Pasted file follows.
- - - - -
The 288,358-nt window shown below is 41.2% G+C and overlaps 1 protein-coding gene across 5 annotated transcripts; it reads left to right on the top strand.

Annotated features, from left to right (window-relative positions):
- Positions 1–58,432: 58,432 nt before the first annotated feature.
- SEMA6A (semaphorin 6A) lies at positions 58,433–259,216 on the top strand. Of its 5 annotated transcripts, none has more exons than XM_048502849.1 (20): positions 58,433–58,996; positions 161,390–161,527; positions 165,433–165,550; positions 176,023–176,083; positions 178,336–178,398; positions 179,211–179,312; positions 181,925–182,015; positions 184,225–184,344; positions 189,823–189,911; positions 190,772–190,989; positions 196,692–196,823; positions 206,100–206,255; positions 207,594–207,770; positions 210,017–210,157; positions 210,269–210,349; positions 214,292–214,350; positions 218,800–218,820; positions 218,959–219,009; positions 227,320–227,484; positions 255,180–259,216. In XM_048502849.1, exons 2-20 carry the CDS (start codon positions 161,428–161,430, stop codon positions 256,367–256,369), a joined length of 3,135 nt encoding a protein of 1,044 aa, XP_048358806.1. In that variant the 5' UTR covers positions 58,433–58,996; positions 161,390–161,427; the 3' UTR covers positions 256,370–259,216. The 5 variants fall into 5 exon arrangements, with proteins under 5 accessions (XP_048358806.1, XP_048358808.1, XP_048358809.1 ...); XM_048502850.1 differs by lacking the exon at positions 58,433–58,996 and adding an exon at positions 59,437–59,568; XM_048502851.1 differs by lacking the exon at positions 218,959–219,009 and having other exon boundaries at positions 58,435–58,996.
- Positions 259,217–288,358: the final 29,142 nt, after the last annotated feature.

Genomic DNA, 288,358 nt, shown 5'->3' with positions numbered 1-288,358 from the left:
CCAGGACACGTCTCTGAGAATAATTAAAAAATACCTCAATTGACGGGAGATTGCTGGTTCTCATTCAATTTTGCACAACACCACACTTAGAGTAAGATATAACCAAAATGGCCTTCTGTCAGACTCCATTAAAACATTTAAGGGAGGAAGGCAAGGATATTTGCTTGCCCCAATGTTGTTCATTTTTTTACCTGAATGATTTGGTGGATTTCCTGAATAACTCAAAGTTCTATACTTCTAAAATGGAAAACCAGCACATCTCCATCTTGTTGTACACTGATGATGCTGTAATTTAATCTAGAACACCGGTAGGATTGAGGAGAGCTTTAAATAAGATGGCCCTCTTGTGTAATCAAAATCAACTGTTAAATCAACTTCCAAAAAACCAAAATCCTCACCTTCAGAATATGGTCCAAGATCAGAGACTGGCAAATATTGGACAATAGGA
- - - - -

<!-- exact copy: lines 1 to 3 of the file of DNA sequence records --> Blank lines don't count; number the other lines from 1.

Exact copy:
The 288,358-nt window shown below is 41.2% G+C and overlaps 1 protein-coding gene across 5 annotated transcripts; it reads left to right on the top strand.

Annotated features, from left to right (window-relative positions):
- Positions 1–58,432: 58,432 nt before the first annotated feature.